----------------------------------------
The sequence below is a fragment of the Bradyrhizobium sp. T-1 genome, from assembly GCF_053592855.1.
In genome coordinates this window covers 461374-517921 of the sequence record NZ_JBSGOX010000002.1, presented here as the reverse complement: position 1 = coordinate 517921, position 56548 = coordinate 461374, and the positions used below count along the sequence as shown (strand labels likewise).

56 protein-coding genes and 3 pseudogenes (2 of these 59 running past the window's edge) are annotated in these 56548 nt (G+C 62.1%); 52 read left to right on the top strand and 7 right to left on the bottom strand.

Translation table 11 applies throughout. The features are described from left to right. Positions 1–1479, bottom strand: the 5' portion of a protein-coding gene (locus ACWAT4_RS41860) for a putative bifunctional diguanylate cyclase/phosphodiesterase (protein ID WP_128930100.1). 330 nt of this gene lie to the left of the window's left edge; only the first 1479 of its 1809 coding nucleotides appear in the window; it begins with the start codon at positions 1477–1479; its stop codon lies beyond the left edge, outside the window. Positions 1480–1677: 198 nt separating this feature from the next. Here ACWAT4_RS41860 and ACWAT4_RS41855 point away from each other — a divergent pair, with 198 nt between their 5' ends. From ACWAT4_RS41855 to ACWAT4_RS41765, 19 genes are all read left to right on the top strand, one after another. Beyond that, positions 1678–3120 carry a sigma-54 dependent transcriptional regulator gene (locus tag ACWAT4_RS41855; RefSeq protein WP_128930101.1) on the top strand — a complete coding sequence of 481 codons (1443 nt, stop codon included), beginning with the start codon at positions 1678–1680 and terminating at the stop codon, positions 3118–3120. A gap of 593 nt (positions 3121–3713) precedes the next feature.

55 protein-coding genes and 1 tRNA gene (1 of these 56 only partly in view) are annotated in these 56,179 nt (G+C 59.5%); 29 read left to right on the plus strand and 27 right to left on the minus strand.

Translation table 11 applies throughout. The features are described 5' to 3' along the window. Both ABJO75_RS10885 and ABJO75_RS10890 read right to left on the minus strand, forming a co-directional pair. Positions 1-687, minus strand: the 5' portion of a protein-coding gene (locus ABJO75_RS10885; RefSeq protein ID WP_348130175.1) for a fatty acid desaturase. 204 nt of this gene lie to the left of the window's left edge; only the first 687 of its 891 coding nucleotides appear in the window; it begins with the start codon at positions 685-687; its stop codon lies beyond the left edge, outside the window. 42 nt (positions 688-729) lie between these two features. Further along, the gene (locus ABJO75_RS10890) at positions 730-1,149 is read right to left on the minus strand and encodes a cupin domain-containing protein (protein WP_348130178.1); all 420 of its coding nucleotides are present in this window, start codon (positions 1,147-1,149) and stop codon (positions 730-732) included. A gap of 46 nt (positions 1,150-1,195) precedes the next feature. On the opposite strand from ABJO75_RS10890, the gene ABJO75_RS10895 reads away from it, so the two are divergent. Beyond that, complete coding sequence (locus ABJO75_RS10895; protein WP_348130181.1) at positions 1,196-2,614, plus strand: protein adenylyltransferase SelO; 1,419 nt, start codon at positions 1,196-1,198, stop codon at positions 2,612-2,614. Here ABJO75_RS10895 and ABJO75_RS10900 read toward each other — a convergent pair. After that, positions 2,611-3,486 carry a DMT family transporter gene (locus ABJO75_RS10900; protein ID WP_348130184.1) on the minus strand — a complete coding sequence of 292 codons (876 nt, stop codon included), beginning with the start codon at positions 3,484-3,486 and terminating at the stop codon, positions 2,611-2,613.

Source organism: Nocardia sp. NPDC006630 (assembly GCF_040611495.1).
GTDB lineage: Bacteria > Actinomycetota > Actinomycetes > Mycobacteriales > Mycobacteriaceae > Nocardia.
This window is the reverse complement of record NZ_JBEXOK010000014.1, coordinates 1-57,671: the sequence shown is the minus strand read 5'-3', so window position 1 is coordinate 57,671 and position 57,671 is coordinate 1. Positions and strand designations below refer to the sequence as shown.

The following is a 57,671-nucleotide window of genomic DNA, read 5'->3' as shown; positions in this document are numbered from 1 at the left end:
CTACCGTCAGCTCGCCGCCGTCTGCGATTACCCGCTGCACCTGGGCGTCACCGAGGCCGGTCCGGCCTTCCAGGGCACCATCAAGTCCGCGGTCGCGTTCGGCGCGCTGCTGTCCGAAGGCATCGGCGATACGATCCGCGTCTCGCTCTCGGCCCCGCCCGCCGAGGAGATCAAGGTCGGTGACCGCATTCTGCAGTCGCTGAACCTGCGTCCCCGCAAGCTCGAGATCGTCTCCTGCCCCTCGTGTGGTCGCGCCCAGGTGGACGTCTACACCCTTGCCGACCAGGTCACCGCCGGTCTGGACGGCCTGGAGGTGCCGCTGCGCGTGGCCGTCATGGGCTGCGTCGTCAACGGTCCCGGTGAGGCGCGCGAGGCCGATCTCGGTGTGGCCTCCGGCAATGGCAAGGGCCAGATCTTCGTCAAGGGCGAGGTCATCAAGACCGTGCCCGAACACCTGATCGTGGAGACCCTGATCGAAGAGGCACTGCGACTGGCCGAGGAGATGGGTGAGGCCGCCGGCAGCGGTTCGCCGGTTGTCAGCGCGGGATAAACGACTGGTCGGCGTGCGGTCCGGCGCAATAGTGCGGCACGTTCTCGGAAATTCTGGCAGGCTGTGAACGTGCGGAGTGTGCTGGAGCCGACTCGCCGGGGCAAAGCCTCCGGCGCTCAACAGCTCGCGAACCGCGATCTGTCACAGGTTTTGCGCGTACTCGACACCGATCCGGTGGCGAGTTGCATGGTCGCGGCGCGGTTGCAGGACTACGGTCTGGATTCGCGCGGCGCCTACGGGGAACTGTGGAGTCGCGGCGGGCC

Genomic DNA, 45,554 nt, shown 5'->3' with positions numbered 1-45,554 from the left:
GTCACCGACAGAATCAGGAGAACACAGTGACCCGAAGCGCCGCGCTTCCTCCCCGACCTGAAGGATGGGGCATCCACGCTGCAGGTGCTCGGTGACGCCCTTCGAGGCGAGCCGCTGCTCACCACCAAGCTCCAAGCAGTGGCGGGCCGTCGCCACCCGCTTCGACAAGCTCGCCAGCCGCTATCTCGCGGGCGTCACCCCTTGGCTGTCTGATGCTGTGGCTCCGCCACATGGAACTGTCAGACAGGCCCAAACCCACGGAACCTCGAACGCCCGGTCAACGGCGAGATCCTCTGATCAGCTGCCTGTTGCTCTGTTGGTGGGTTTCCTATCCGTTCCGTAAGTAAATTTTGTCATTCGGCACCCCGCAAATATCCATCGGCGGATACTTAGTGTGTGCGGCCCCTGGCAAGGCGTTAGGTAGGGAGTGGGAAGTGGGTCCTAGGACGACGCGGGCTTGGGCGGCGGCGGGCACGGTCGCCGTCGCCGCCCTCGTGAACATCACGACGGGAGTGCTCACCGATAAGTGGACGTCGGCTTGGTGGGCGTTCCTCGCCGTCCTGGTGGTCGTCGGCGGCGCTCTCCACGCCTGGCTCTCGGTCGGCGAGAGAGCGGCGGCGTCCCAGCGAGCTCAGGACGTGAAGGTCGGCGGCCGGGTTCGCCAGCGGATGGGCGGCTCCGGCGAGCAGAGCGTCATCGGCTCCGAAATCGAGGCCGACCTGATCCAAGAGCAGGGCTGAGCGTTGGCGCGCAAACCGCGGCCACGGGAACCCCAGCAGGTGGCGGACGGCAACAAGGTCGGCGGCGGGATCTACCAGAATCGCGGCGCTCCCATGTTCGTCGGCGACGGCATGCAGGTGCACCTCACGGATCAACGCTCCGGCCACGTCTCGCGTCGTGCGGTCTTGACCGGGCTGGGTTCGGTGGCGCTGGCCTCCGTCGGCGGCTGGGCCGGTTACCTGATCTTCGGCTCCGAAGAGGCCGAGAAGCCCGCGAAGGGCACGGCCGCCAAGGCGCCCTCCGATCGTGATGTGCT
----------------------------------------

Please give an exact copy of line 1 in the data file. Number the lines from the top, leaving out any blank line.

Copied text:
The sequence below is a fragment of the Bradyrhizobium sp. T-1 genome, from assembly GCF_053592855.1.